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Eloise by Kay Thompson, Hilary Knight (Illustrator)

Hardcover, 65 pages, Published April 30th 1969 by Simon Schuster Books for Young Readers (first published 1955)


Maurice Sendak calls Eloise a "brazen, loose-limbed little monster." Pulitzer Prize winner Anna Quindlen finds her pathetic and lonely. Eloise gave Vanity Fair writer Marie Brenner "permission to rebel." Anyone who has been introduced to the eccentric 6-year-old who spends her days at large in New York's Plaza Hotel pouring water down the mail chute and managing her self-imposed responsibilities is fascinated, fascinated, fascinated. She is the only girl we know who feeds her turtle raisins and braids his ears, wears Kleenex boxes on her head (they make very good hats), and gets away with everything.

SPOTTED, xoxo:

S3: E11 Paris discusses commencement speakers with Rory for Chilton's upcoming graduation ceremony and compares the ridiculous choices and flippant responses from her fellow classmates.

PARIS: Have you looked over the votes for commencement speaker?

RORY: Yeah.

PARIS: Are the ones for Princess Diana’s butler jokes or real?

RORY: I’d say jokes.

PARIS: What about the ones for Dr. Phil?

RORY: I think real.

PARIS: I knew that suggestion box was a bad idea. Watch Choate get Joan Didion while we’re being read Eloise at the Plaza.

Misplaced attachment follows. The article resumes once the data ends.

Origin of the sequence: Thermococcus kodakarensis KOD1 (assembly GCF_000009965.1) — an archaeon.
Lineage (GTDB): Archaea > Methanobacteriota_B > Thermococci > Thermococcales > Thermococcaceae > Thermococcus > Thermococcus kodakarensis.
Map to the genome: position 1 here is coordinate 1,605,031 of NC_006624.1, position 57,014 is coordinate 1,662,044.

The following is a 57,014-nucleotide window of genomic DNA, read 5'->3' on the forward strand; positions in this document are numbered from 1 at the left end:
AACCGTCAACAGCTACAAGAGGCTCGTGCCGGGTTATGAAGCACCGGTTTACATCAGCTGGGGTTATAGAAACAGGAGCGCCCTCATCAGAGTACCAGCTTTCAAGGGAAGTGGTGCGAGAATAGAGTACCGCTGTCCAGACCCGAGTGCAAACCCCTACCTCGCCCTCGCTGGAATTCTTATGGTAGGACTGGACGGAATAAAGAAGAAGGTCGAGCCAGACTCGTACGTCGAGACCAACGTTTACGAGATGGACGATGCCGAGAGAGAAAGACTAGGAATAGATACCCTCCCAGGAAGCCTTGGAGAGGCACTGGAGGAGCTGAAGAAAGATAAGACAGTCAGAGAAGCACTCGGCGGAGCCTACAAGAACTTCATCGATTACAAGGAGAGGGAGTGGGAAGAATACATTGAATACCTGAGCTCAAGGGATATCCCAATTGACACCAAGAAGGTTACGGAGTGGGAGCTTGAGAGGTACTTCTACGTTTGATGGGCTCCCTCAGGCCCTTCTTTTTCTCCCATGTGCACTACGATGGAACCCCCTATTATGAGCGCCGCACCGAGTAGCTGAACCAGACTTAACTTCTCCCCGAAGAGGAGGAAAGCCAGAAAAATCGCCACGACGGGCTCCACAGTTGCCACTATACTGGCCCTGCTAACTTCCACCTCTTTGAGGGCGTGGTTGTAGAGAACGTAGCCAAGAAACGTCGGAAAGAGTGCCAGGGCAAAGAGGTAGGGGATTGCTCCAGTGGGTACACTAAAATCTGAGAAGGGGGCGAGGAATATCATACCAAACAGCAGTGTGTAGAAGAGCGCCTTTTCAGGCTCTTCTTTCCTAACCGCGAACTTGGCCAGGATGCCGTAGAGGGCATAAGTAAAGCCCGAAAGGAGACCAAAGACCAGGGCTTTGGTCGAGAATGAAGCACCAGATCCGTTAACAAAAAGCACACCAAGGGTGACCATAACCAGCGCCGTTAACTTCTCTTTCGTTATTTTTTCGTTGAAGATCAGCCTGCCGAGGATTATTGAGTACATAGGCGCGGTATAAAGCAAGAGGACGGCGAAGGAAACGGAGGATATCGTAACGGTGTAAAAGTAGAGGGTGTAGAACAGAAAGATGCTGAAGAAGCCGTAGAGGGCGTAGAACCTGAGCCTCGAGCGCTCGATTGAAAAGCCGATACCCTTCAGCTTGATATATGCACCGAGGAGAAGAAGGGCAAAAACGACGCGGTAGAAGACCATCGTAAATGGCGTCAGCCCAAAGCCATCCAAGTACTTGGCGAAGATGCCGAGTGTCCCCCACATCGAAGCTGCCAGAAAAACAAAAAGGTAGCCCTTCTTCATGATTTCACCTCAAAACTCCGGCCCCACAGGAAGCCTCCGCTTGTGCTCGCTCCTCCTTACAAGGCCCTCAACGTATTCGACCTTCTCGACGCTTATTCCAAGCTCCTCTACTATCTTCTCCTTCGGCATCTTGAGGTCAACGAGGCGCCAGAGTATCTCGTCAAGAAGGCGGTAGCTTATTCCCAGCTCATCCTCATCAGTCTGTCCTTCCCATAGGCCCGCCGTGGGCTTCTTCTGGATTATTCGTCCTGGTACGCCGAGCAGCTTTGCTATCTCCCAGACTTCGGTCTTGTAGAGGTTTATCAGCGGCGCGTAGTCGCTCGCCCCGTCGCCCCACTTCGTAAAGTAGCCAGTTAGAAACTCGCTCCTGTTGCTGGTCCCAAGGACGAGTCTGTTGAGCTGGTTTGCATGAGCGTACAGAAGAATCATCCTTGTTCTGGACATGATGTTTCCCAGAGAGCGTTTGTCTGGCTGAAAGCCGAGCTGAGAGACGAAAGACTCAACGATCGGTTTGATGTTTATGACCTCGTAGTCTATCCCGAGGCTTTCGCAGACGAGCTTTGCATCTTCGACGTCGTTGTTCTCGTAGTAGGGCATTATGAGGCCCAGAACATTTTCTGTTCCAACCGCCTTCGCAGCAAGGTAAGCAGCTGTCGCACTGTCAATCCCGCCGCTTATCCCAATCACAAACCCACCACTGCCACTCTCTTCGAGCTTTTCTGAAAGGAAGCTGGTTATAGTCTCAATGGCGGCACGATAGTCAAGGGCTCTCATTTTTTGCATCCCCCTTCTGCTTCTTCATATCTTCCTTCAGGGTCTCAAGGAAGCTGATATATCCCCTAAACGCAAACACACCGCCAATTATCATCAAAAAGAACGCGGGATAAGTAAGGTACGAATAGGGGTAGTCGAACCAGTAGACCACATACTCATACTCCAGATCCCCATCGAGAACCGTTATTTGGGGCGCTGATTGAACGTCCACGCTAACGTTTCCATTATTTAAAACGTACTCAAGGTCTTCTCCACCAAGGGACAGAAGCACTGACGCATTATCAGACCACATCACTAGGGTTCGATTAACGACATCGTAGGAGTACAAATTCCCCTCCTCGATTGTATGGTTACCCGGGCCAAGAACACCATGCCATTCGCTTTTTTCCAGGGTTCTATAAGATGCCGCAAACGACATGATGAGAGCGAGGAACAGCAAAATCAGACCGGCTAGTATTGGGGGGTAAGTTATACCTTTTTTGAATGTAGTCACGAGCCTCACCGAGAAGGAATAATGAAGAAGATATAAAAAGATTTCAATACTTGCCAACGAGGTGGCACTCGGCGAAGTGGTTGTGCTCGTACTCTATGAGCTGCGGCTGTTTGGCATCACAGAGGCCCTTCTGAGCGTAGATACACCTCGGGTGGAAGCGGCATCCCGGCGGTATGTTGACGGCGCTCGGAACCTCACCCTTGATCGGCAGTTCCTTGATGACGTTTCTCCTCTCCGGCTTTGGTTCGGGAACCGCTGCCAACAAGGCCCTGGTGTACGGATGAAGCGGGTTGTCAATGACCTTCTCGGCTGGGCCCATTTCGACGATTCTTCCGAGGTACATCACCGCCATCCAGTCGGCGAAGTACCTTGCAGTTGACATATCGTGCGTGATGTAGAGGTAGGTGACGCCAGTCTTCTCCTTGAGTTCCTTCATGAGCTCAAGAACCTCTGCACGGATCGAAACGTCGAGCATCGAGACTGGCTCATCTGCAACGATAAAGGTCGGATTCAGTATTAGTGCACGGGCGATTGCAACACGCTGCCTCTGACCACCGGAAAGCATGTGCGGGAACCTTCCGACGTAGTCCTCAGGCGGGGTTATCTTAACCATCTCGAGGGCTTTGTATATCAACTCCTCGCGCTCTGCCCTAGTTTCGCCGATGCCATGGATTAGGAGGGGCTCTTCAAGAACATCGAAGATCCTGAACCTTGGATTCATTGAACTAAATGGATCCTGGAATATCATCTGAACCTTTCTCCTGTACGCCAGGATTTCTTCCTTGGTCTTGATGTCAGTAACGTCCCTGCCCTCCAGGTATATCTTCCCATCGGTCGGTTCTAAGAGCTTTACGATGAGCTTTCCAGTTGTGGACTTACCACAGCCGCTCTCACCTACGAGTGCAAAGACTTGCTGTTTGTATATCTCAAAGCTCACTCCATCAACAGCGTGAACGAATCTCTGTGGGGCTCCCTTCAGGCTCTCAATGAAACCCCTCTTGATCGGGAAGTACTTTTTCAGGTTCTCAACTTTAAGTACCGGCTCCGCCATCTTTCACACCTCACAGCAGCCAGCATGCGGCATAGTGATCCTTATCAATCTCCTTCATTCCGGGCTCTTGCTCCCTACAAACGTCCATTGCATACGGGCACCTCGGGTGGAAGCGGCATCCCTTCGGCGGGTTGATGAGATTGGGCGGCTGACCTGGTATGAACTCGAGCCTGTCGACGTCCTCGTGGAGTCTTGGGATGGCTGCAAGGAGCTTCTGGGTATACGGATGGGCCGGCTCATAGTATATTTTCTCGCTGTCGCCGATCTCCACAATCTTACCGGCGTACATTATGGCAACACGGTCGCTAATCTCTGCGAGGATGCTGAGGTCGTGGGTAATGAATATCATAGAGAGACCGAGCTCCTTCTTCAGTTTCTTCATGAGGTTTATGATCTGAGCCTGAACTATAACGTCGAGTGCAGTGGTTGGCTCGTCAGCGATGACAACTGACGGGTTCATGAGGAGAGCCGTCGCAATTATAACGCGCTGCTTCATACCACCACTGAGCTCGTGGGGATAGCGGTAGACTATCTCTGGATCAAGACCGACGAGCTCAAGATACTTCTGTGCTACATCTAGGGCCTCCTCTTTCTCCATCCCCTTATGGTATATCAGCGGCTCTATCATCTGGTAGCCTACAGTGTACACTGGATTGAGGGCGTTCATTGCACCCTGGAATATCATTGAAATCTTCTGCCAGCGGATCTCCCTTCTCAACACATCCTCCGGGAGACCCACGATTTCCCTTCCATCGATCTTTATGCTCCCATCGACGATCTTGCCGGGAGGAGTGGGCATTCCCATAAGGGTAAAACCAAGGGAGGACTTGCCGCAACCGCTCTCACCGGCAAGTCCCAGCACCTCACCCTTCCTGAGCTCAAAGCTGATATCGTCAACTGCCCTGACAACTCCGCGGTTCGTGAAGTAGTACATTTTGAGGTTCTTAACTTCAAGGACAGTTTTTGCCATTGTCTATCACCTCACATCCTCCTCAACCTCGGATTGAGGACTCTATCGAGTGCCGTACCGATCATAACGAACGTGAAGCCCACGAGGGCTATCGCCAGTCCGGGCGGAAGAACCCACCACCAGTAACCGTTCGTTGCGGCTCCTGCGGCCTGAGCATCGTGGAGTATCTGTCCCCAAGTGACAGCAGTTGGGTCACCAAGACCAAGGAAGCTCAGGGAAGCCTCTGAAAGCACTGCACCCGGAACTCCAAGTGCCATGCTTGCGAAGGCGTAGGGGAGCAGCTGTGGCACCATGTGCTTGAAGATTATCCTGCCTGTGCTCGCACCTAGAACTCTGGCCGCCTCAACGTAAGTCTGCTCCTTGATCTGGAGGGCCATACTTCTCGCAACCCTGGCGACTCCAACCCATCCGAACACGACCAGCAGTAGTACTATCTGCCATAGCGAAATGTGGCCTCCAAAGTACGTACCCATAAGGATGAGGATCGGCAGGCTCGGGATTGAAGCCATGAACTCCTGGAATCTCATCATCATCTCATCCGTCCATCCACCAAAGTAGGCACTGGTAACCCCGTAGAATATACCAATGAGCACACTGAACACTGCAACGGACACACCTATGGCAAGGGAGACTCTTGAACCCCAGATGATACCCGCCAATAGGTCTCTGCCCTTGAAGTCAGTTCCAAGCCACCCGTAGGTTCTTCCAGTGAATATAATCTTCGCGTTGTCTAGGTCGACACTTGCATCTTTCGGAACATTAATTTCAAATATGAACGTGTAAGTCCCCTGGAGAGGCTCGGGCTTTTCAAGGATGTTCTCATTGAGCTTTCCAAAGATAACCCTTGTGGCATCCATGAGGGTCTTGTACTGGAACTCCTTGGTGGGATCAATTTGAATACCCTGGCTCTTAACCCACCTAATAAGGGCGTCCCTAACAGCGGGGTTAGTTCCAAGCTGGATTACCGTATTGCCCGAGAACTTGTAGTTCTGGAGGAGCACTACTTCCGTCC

Warner Bros. Television / Via Google Images


Used as a passing reference from Paris to Rory regarding their privileged classmates input to the suggestion box they put out for their commencement speaker, Paris uses this small mention to parallel their suggestions to the child-like jokes and pranks that Eloise uses at the Plaza Hotel. A clever quip concerning the silver-spoon fed, graduating class at Chilton.


"and charge it please"

- pages 25, 30, 56, 58, 60


A children's book, some of the pages have only 5 words on them alongside the cheeky and dramatic illustrations of Eloise at the Plaza. You'll be turning the page every couple of sentences and can finish the 65 pages in a mere ten minutes if you're taking your time.


Many acclaimed figures in the writing world and members of the general public have differing opinions of the child running through the Plaza Hotel. Simply type Eloise into Goodreads, for example, and you'll see many contrasting opinions in respect to the little girl. As adults we're inclined to worry about the child and whether her loneliness is shown through acting out, yet the book is written of her joy in daily adventures and self-made tales.


I see every standpoint to the criticism of this children's book, but I tend to be a proponent for any form of dramatic enthusiasm and eccentricity and therefore quite enjoyed it. I am keen on the story as a form of entertainment, and believe the audience it is written for will find her amusing. From the Plaza Hotel's perspective, of course, this child is an absolute terror and perhaps that is what's so funny about it.


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